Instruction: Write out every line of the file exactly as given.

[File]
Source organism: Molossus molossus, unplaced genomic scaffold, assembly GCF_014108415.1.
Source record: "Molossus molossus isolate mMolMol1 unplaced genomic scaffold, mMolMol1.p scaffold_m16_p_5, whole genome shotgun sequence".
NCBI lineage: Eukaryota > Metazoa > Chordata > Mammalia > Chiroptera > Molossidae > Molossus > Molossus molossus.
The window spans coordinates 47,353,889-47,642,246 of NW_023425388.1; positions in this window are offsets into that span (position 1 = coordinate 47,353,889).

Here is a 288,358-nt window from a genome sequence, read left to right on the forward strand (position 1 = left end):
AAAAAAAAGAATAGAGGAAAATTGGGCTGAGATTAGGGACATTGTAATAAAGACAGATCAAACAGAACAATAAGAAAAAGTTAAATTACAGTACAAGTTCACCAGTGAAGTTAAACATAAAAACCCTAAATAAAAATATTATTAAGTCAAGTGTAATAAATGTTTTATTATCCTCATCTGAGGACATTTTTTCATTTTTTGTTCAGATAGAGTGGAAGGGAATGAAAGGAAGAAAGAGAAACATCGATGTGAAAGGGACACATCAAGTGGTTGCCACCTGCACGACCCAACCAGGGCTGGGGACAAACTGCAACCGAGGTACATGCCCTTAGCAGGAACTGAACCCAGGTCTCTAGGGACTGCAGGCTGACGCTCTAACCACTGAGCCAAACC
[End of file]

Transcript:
Source organism: Molossus molossus, unplaced genomic scaffold, assembly GCF_014108415.1.
Source record: "Molossus molossus isolate mMolMol1 unplaced genomic scaffold, mMolMol1.p scaffold_m16_p_5, whole genome shotgun sequence".
NCBI lineage: Eukaryota > Metazoa > Chordata > Mammalia > Chiroptera > Molossidae > Molossus > Molossus molossus.
The window spans coordinates 47,353,889-47,642,246 of NW_023425388.1; positions in this window are offsets into that span (position 1 = coordinate 47,353,889).

Here is a 288,358-nt window from a genome sequence, read left to right on the forward strand (position 1 = left end):
AAAAAAAAGAATAGAGGAAAATTGGGCTGAGATTAGGGACATTGTAATAAAGACAGATCAAACAGAACAATAAGAAAAAGTTAAATTACAGTACAAGTTCACCAGTGAAGTTAAACATAAAAACCCTAAATAAAAATATTATTAAGTCAAGTGTAATAAATGTTTTATTATCCTCATCTGAGGACATTTTTTCATTTTTTGTTCAGATAGAGTGGAAGGGAATGAAAGGAAGAAAGAGAAACATCGATGTGAAAGGGACACATCAAGTGGTTGCCACCTGCACGACCCAACCAGGGCTGGGGACAAACTGCAACCGAGGTACATGCCCTTAGCAGGAACTGAACCCAGGTCTCTAGGGACTGCAGGCTGACGCTCTAACCACTGAGCCAAACC